First, the Court agreed that information and analysis conducted both before and after the NOP is issued can be the basis for establishing the “baseline” against which Project impacts are measured. The state CEQA Guidelines generally require existing baseline conditions to be based on the environmental conditions at the time the NOP issues. Here, the NOP was published in 2007, but a special status species report for the EIR’s biological resources analysis was drafted in 2004. The EIR indicated its analysis included updated database reviews and information gathered from site visits in the years following the NOP. The Court confirmed that the use of materials from before and after the NOP issued did not require additional justification because there was no indication that the conditions had changed. Instead, the Court determined that the “inclusion of the post-2007 information indicates that the EIR was prepared with an eye toward ‘completeness’ and ‘a good faith effort at full disclosure.’” The Court also rejected the opponents’ argument that the EIR must provide additional documentation from the biologist’s studies and site visits to allow the opponents to evaluate whether they support the analysis in the EIR, confirming that factual information in the EIR itself may constitute substantial evidence. The Court also noted that the opponents could have obtained this information if they had raised their comments during the public comment period rather than on the day the Project was approved.
Second, the Court agreed that where the City has substantial evidence that large scale evaluations will not be necessary, the EIR need not include a stand alone analysis of evacuation impacts. While the EIR did include an analysis of the Project’s impact on adopted emergency response and evacuation plans, the opponents argued that the EIR also needed to evaluate egress and evacuation safety due to neighborhood concerns regarding flooding and grass fires as well as a letter from a “national evacuation expert” opining on allegedly dangerous public safety impacts in the event of an evacuation. The Court reaffirmed that CEQA does not allow courts to reweigh conflicting evidence when reviewing an EIR and that case law allowed the City to rely on the expertise of its staff to determine that the Project will not have a significant impact. Here, City staff prepared a memo reiterating that the Project is outside the 100-year floodplain and is not within the high fire severity zone, and the Assistant Fire Chief confirmed the Fire Department did not have significant flood or fire access/egress concerns. Given the analysis in the EIR and the corroborating statements from City staff, the Court concluded that the opponents failed to prove any inadequacy of the public safety analysis in the EIR.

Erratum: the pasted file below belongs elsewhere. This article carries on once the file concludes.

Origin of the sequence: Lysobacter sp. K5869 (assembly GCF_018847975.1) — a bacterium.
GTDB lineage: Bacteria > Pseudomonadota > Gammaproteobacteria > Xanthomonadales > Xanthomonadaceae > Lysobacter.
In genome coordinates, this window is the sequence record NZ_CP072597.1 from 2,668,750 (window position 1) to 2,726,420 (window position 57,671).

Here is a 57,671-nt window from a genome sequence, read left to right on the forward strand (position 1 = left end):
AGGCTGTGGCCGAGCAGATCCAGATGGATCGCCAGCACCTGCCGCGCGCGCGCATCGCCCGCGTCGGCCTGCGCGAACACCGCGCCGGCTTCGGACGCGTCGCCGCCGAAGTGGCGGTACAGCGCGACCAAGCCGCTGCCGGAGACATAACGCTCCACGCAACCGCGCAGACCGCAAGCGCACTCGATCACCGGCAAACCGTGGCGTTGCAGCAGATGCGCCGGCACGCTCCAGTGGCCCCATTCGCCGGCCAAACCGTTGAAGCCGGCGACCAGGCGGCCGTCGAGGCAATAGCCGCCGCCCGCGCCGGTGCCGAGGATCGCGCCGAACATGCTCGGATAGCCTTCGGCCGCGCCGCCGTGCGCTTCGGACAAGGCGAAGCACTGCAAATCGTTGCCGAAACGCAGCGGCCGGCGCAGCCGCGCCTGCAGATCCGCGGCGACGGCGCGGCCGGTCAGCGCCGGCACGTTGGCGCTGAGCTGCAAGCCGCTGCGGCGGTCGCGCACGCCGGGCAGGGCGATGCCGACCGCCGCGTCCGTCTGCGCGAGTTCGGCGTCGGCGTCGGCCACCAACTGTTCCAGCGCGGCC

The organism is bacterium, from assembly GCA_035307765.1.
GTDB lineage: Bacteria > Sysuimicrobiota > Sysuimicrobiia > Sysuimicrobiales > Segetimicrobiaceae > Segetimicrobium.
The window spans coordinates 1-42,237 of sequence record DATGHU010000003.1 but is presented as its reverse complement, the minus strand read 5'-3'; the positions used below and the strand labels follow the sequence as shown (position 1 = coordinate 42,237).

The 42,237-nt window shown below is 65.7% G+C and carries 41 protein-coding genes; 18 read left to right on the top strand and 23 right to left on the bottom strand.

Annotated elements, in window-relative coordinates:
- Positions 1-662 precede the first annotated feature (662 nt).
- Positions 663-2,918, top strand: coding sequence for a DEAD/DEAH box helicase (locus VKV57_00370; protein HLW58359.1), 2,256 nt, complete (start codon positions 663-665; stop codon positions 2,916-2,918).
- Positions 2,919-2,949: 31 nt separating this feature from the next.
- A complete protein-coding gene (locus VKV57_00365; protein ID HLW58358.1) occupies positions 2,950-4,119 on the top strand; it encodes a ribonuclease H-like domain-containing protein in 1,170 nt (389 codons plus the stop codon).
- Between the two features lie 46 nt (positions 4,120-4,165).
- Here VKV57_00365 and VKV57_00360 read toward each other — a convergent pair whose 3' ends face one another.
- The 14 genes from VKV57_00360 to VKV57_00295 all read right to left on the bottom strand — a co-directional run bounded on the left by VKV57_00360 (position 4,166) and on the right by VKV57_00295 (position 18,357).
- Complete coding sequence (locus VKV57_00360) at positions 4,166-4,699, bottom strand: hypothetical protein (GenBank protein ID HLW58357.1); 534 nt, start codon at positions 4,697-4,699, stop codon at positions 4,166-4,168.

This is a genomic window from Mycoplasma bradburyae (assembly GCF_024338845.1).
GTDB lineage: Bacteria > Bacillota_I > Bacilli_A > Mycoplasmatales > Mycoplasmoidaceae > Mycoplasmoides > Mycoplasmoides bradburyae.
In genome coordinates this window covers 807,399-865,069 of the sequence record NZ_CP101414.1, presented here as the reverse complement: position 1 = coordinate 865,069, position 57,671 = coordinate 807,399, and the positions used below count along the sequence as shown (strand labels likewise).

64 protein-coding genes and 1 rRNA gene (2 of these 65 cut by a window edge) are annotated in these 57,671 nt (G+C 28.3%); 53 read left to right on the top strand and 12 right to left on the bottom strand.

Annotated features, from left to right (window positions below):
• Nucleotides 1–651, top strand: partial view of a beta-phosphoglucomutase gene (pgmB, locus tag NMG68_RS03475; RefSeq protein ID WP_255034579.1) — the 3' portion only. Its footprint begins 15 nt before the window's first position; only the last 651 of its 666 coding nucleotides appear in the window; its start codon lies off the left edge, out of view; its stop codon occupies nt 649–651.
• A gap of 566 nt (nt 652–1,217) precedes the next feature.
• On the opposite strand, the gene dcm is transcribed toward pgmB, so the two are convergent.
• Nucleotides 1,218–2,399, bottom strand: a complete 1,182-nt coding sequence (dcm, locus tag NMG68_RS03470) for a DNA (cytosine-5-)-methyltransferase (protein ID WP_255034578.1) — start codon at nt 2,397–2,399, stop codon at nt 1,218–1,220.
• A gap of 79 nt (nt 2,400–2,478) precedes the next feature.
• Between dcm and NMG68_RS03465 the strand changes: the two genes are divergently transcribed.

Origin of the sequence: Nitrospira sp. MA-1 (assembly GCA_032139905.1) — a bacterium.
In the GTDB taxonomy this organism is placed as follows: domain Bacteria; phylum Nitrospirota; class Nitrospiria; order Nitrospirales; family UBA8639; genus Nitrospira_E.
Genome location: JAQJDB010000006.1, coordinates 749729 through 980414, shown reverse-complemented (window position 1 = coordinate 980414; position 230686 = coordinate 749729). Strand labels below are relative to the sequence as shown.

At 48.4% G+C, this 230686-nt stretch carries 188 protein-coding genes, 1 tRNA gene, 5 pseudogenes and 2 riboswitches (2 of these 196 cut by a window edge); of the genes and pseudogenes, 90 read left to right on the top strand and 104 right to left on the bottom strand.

This opinion affirms the deferential review that the Courts will give to an EIR. So long as the EIR reasonably sets forth enough information to allow informed public participation and allows the City to make a reasoned decision whether to approve a project, the Courts will not second guess the City’s decision to approve a project.
Authored by Reuben, Junius & Rose, LLP Attorney Sabrina Eshaghi.
The issues discussed in this update are not intended to be legal advice and no attorney-client relationship is established with the recipient. Readers should consult with legal counsel before relying on any of the information contained herein. Reuben, Junius & Rose, LLP is a full service real estate law firm. We specialize in land use, development and entitlement law. We also provide a wide range of transactional services, including leasing, acquisitions and sales, formation of limited liability companies and other entities, lending/workout assistance, subdivision and condominium work.